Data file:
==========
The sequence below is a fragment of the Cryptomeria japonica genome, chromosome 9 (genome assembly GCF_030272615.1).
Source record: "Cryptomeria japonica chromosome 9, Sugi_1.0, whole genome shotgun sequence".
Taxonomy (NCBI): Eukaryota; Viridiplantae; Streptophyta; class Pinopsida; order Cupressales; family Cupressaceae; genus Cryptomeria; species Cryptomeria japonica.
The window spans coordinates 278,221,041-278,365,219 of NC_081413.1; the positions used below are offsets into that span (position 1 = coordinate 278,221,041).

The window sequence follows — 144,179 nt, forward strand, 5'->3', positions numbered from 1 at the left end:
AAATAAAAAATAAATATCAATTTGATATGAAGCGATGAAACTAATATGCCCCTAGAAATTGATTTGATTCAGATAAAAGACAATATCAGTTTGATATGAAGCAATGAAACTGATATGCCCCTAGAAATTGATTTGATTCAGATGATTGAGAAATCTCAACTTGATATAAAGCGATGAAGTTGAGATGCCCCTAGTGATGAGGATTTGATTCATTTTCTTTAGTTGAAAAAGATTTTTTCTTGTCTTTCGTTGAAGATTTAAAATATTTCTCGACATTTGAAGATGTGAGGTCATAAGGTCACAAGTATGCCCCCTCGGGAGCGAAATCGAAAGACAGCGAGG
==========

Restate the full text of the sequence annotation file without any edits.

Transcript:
The sequence below is a fragment of the Cryptomeria japonica genome, chromosome 9 (genome assembly GCF_030272615.1).
Source record: "Cryptomeria japonica chromosome 9, Sugi_1.0, whole genome shotgun sequence".
Taxonomy (NCBI): Eukaryota; Viridiplantae; Streptophyta; class Pinopsida; order Cupressales; family Cupressaceae; genus Cryptomeria; species Cryptomeria japonica.
The window spans coordinates 278,221,041-278,365,219 of NC_081413.1; the positions used below are offsets into that span (position 1 = coordinate 278,221,041).

The window sequence follows — 144,179 nt, forward strand, 5'->3', positions numbered from 1 at the left end:
AAATAAAAAATAAATATCAATTTGATATGAAGCGATGAAACTAATATGCCCCTAGAAATTGATTTGATTCAGATAAAAGACAATATCAGTTTGATATGAAGCAATGAAACTGATATGCCCCTAGAAATTGATTTGATTCAGATGATTGAGAAATCTCAACTTGATATAAAGCGATGAAGTTGAGATGCCCCTAGTGATGAGGATTTGATTCATTTTCTTTAGTTGAAAAAGATTTTTTCTTGTCTTTCGTTGAAGATTTAAAATATTTCTCGACATTTGAAGATGTGAGGTCATAAGGTCACAAGTATGCCCCCTCGGGAGCGAAATCGAAAGACAGCGAGG